I sort of get the romance and the history and the wonder of The Moon!!!, but the premise here is that it’s guaranteed safe, which means it’s tried and tested, repeatedly. By the time it becomes even relatively affordable, you wouldn’t be the first person to go, or the hundredth, or probably even the ten thousandth. Everybody would be used to the idea by then. It would be expensive, but banal: no more romantic than six back-to-back flights from North America to Tokyo without a stop, in much less space than a commercial flight, and without even the pleasure of Tokyo (world’s greatest city) once you get there, just a bunch of rocks that other people have already trampled and kicked. It would be like taking 72 hours to travel to a quarry in a vacuum chamber while being bombarded with radiation.
As asked, it was would you go if you “had the opportunity.” - and I have to assume that opportunity includes the reasonable ability to pay for it, schedule it, etc… I don’t consider that I currently “have the opportunity” to go lots of places here on Earth, just because it’s expensive or otherwise prohibitive.
The survey results might have been different if they said you got to drive moon buggies and hit super long golf drives.
I can’t wait for the whalers on the moon ride…
Or stay indoors and explore the possibilities of 1/6th gravity.
An American friend of mine used to have a signature that said “In the US, 100 years is a long time. In the UK, 100 miles is a long distance.”
If you’ve ever experienced either the M62 motorway to Leeds or the Leeds inner Ring-road, you would understand any Yorkshire person’s reluctance to visit it. I’ve lived in Belfast, Edinburgh, the “Home Counties” and Manchester. I’ve visited most other counties in the UK. My wife is proposing to visit a dentist in Huddersfield. “It’s only twenty minutes away” she said. No, I don’t see the point.
Visiting the Moon would be like visiting Rockall. If you’re not a keen geologist or astronomer (in the case of the Moon) or a bird-watcher (in the case of Rockall) what’s the point? It’s an uncomfortable journey with not much to interest most people at the end of it. Just like Leeds.
Bagginses are a rare thing among the Hobbits.
Right now I’d refuse because it’s a return trip.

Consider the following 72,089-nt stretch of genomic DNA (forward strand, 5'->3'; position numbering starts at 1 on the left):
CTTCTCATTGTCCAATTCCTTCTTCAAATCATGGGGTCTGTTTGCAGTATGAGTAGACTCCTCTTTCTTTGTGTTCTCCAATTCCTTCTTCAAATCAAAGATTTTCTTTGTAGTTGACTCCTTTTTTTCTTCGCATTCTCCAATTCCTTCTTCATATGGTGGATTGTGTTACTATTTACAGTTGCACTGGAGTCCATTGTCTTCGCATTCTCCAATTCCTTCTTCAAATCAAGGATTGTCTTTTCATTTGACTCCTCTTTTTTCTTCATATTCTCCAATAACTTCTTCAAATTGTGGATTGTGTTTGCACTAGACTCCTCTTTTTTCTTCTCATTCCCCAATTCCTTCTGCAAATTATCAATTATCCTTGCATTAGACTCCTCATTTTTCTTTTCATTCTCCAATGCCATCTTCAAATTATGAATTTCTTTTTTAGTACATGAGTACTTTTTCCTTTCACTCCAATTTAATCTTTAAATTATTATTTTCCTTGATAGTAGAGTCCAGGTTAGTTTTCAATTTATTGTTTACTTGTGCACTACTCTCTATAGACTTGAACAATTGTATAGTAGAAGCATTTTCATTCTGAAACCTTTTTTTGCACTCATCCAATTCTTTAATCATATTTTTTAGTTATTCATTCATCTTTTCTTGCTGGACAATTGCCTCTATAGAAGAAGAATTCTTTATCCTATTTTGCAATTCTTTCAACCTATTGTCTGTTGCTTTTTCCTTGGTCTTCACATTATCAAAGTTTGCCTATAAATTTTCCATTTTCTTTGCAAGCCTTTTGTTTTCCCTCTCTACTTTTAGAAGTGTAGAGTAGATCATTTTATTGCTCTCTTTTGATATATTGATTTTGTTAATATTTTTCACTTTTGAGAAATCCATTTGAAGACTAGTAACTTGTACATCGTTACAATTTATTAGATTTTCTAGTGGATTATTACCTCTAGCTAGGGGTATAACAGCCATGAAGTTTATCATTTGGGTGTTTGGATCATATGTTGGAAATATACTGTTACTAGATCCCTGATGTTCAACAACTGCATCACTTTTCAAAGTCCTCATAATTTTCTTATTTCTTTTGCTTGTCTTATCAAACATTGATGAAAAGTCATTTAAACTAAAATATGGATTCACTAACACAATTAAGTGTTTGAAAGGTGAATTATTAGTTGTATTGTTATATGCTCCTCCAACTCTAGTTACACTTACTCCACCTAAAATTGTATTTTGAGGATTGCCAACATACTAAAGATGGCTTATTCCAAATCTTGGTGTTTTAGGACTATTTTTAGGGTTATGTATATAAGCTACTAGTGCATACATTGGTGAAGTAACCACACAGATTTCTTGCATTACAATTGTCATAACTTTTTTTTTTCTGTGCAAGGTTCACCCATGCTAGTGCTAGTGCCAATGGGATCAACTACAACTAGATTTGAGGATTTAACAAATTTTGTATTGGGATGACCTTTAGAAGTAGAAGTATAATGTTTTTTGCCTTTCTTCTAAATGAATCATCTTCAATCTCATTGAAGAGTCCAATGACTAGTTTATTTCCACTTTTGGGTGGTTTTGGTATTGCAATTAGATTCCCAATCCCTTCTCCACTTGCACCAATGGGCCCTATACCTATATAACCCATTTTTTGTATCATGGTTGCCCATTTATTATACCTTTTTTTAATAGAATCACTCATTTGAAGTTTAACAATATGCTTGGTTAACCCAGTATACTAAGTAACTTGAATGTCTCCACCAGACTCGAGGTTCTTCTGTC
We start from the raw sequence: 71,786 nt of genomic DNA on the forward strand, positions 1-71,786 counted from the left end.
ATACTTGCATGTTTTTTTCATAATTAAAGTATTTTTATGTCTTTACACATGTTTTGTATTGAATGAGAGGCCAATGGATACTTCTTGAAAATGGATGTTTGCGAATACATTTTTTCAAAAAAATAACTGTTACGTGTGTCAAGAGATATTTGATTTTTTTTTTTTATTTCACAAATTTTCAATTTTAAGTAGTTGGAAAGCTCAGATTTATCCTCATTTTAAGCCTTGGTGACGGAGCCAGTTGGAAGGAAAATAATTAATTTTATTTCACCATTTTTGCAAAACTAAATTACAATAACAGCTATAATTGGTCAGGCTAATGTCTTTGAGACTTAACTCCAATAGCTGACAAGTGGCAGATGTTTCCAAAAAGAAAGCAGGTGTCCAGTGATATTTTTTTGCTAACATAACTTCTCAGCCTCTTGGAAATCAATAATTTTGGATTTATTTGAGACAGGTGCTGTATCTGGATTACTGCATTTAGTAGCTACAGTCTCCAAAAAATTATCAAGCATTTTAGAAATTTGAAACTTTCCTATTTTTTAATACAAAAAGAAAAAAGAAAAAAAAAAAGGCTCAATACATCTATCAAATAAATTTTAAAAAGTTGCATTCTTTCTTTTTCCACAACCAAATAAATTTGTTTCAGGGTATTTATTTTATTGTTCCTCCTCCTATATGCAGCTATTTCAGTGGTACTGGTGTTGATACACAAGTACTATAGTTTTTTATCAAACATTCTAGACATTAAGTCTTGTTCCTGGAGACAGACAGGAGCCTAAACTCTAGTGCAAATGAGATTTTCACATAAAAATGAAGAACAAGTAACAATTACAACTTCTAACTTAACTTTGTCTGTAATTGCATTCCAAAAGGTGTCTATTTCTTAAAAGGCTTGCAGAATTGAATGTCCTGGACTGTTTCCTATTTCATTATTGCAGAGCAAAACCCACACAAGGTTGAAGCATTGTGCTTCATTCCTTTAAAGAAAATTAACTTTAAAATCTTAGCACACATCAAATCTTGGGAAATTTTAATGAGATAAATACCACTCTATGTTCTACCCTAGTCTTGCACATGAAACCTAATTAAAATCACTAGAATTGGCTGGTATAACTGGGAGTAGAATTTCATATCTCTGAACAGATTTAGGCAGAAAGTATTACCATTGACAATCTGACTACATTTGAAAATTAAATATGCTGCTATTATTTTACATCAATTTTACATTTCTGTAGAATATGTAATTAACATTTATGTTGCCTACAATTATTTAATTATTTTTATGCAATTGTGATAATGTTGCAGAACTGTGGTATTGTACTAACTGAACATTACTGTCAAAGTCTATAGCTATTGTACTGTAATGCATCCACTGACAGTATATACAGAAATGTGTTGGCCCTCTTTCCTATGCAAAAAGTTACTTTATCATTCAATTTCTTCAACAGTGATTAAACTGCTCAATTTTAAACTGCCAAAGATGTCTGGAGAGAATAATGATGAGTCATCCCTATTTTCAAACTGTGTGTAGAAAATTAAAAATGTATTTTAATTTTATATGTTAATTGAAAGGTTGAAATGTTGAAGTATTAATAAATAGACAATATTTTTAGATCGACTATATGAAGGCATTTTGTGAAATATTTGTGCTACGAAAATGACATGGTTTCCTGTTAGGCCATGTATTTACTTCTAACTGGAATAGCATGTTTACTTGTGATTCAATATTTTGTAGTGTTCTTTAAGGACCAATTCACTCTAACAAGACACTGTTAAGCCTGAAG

Why would I want to go back to Britain? I feel trapped here with the willful idiots who think things were better in the past.
There’s a Costco in Leeds; that, and colleagues in the university, were the main attractions for me.
I once had to drive several times in one day between Manchester and Humberside airports while trying to find my wife and son, whom British Air had managed to lose. The worst of it was the damned Humber Bridge, may it rot in hell. I might have endured that better had there been a moon-like guarantee of safe return crossing it.
This is just ignorance- have they not heard of the shopping? The lunartinis? That Bill Murray and Larry “Bud” Melman might be on their bus to the moon?
The cost of a Saturn V launch was $1.23 billion dollars (adjusted for 2019). $110 million was for the rocket. It carried over 2.5 million kg of liquid hydrogen and liquid oxygen as fuel.
And the rockets are that big because physics dictates they need to be. It takes that much energy to get there and back. And it takes that much fuel to lift the fuel you need to get it all up there.
Of course you’d be splitting the price 3 ways, so there’s that.
@frauenfelder Check that title: “… return-trip the the Moon…”
A heavy modification of a Chelm joke:
Two citizens of Yorkshire are sitting on a porch, watching the Moon. Says one to the other, “I wonder which is further away — Leeds, or the Moon.” In answer, the other says, “Silly! You can see the Moon!”
A mondegreen! One of the best is Manfred Mann’s “Blinded by the Light”; “revved up like a deuce” is usually heard as *"wrapped up like a douche "